Category Archives: Diet

Thursday, November 12, 2015

Antioxidants stop the training effect of exercise – Oxidative stress can be a good thing

wrench rust

Recently I heard on a radio science show something very interesting regarding antioxidants. Apparently they negate the training effect of exercise. One of the usual goals of exercise is to become healthy, stronger and more capable. We do this by over loading the muscles, causing slight damage and then when they repair they come back stronger. In damaging the muscles we cause oxidative stress. As it turns out the, we need these free radicals to stimulate the body’s own antioxidants and cause the wonderful training effect of exercise. If you train and take antioxidants supplement you won’t get this effect and you won’t change physically.  If you want to get buff, throw away the pills and get some tasty, good whole foods.


Wednesday, September 23, 2015

How To Know When Acupuncture Is Working

pain relief and wellness clinic

Acupuncture is not a one-shot deal. It works cumulatively, meaning one treatment builds on the next.

There are certainly instances of acupuncture producing immediate results. However, this is more an exception than the rule—and when it happens, the results tend to be short lived.

If you want lasting results from acupuncture, especially for a chronic condition, you must commit to the process.


Wednesday, August 26, 2015

No, You Do Not Have to Drink 8 Glasses of Water a Day

glass of water

This is an interesting article written by Aaron E Carrol in the New York Times AUG. 24, 2015. Aaron is a professor of pediatrics at Indiana University School of Medicine.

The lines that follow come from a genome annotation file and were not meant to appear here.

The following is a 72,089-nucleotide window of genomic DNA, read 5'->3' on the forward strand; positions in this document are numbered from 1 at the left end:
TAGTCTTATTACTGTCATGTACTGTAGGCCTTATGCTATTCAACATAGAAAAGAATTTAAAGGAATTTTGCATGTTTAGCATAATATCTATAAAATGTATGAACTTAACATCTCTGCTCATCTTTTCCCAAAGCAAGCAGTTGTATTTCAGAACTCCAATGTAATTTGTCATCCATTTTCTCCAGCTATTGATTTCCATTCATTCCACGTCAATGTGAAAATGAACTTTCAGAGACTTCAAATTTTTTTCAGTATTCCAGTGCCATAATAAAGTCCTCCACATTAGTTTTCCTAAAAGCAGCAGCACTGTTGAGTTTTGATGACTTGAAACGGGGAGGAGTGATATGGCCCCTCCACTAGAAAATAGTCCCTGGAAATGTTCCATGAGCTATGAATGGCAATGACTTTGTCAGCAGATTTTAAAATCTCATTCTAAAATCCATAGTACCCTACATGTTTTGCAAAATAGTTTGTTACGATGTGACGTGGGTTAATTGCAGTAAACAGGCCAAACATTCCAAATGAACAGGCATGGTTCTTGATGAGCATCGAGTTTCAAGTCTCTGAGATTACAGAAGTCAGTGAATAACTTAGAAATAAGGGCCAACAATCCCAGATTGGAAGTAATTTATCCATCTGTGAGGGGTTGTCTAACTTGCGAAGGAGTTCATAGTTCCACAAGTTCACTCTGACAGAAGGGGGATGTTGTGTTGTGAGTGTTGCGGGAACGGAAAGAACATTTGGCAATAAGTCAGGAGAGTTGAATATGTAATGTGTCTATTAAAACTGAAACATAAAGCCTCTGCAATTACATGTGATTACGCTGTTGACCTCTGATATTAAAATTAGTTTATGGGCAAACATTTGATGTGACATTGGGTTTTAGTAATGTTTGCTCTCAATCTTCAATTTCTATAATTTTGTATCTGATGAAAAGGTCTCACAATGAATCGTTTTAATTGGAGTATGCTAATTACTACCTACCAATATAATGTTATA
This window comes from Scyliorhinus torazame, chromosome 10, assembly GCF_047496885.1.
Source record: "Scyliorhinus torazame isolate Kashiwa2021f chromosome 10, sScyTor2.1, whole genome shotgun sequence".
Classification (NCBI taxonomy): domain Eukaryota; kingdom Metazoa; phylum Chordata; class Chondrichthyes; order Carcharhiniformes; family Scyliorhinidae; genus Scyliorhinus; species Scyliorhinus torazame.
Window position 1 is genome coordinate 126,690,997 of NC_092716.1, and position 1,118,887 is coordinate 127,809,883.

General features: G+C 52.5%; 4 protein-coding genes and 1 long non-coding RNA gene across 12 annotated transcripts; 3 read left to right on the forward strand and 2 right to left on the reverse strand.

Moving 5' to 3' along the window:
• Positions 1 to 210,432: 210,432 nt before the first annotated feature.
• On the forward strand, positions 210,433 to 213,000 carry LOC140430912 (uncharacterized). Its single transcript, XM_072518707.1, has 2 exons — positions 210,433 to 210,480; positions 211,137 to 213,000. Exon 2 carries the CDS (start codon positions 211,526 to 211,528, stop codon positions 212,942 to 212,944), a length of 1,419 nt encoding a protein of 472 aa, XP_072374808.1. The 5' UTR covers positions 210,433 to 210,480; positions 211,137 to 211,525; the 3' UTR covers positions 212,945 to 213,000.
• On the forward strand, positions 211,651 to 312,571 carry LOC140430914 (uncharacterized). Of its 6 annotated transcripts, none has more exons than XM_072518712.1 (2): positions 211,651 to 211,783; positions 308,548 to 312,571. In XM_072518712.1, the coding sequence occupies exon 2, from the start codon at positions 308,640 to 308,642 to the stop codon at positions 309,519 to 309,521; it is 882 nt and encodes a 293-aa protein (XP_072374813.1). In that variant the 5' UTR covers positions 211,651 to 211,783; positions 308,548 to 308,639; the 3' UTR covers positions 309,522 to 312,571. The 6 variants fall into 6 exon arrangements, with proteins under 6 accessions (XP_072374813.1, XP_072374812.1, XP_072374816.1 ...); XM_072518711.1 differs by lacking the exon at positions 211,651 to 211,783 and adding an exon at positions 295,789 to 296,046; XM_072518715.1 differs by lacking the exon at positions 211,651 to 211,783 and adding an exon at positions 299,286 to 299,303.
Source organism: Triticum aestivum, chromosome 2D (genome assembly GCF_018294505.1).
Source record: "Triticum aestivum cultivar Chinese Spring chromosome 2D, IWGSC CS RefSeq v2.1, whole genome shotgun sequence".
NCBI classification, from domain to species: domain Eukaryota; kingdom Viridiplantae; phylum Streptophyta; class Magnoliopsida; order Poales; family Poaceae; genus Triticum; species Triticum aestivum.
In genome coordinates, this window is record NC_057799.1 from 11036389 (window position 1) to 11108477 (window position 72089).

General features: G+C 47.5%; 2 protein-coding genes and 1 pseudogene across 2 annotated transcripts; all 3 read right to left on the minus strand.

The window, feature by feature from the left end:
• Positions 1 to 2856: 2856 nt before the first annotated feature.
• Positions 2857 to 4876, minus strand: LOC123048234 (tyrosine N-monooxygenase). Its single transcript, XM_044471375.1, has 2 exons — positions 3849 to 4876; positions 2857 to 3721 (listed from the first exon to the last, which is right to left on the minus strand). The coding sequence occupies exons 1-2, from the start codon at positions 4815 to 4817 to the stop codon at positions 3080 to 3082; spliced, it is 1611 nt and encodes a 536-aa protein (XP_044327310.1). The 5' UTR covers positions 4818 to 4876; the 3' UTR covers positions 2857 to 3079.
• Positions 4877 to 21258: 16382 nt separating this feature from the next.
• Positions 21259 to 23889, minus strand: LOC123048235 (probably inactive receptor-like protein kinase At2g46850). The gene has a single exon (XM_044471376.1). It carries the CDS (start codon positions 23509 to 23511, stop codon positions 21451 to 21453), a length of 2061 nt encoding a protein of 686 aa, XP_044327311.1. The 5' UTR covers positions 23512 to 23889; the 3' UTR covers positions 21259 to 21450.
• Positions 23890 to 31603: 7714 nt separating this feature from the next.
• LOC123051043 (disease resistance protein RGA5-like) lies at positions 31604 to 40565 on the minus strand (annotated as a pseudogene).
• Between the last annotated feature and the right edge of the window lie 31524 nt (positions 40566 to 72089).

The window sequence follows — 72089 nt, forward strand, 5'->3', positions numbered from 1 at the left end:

Drink your water with measure and balance. It good to note that a lot of our daily water needs comes from our diet.

If there is one health myth that will not die, it is this: You should drink eight glasses of water a day. It’s just not true. There is no science behind it.


Wednesday, July 15, 2015

According to this study that it is not gluten but the FRUCTAN component of wheat that is the issue, particularly in IBS.



On the basis of patient reports, as well as clinical studies, there has been a suspicion for some time that some individuals with IBS who clearly did not have celiac disease appeared to be sensitive to or intolerant of gluten-containing food and the term nonceliac gluten sensitivity has been acknowledged by experts in the field.[35,36] That gluten might play a role in IBS-like syndromes is supported by the symptomatic overlap between IBS and celiac disease[37–41] as well as the precipitation of their typical symptoms in IBS individuals when exposed, in a blinded fashion, to gluten.[42–44]


Wednesday, June 17, 2015

Organic Food – Fuel For Health


As a follow-up to the article The Organic Effect below (, a little more about organic foods.

The switch to and benefits of organic foods – fresh, frozen and canned – seems to be an increasingly popular topic trend in both main stream media and specific health/diet journal publications.  However, as in most life or lifestyle choices, it pays to check out the details.